“I Can Go the Distance” – On Culture Shock and Feeling Down

By: Elena (Ellie) Montes

To those of you studying abroad this semester: congratulations!! You’ve taken a huge step and should be proud.



And, for those of you who aren’t, still read on! (Also, you definitely should consider going somewhere new for a time – to gain new perspective is an amazing thing. Check out this list of opportunities/scholarships:

I figured since I’m an “old hand” at this (hah – not!), I could give you some advice for this new adventure. Hopefully some of these tips* will get you through the first few weeks – these are often the most difficult! Don’t get scared though. You’ll soon settle in and have an amazing time!

* These tips aren’t just for those experiencing culture shock. Anyone who’s feeling under the weather or overwhelmed in any way, read on!

1. Set some goals. Use your favorite medium for this. Write a blog, draw your life in five years, make a list of things you want to accomplish, compose an original song, or just tell someone everything that excites you. Remind yourself of why you are where you are and where you want to go from here.

2. Meditate. If you’re having trouble imagining your goals, clear your mind and see what comes to you. Meditate the old-fashioned way or, my particular favorite, listen to your favorite album while lying on the floor and staring at the ceiling. Go stargazing. Play music. Do some calculus. Discover whatever method clears your head of all doubts and fear.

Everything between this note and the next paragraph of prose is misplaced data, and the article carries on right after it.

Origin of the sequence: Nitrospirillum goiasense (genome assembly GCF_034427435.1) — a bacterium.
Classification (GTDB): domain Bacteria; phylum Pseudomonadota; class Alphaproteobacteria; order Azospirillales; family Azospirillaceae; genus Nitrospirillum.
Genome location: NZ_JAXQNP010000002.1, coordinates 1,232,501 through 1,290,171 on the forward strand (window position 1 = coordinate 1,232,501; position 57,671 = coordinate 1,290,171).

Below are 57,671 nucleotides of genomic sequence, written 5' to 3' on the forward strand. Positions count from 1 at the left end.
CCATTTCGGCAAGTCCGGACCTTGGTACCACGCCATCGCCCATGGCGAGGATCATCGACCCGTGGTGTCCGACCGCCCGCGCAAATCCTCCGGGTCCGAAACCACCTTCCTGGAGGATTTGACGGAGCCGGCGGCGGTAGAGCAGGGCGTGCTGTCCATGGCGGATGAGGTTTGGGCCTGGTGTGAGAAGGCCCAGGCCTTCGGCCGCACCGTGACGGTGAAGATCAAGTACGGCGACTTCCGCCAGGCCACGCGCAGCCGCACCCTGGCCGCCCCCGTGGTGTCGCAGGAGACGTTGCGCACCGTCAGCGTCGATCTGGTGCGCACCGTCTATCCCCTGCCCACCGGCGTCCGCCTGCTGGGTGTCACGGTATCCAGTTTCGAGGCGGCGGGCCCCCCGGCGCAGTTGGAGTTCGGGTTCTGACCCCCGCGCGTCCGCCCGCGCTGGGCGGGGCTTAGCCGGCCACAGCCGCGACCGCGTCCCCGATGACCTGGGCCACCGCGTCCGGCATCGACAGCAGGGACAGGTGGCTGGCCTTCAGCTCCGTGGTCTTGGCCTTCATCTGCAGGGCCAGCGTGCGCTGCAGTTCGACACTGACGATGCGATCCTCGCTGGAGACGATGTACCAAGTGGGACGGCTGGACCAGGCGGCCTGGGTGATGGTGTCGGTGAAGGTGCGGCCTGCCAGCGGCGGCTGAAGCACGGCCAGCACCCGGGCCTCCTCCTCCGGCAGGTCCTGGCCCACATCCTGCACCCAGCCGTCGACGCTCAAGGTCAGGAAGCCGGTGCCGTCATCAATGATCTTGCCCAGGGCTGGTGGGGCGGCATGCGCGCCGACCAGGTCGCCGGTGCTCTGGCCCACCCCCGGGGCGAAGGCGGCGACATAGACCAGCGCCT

3. Indulge yourself. If you’re stressed out, it probably means you’re working hard –perhaps too hard. Cook yourself your favorite meal or buy yourself something you’ve been wanting. You deserve a little treat.

4. Work hard. Success is gratifying and self-assuring, and it comes in many forms. Whether you aced a test, received a compliment from your teacher on an assignment, or even learned a valuable lesson from a mistake you made, you have improved yourself. Small successes are just as important, so keep going. And don’t ever diminish self-worth based on someone else’s idea of success.


5. Socialize. Human interaction is important when you’re feeling overwhelmed. Just seeing a familiar face can brighten your mood, and speaking to friends and family will often provide that extra support you need to keep going.


6. And don’t hesitate to seek help. If friends don’t seem to understand how you’re feeling – or if you’re feeling more down in the dumps than usual –, speak to a professional. Whether you’re experiencing culture shock or too much pressure at work or school, you can’t forget to look after yourself. This means taking care of your mental health. Sometimes it can be too difficult to dig ourselves out of a dark place, and there is someone nearby who is trained to help you! Reach out. You don’t have to shoulder all of this alone.

And on a personal note, if you need to talk to someone, send me a message. I’ve probably felt exactly how you have, and maybe I can provide some help. I’m not a professional, but I am here.

With all this in mind, go forth to the adventure of a lifetime!



Best of luck,

Ellie x


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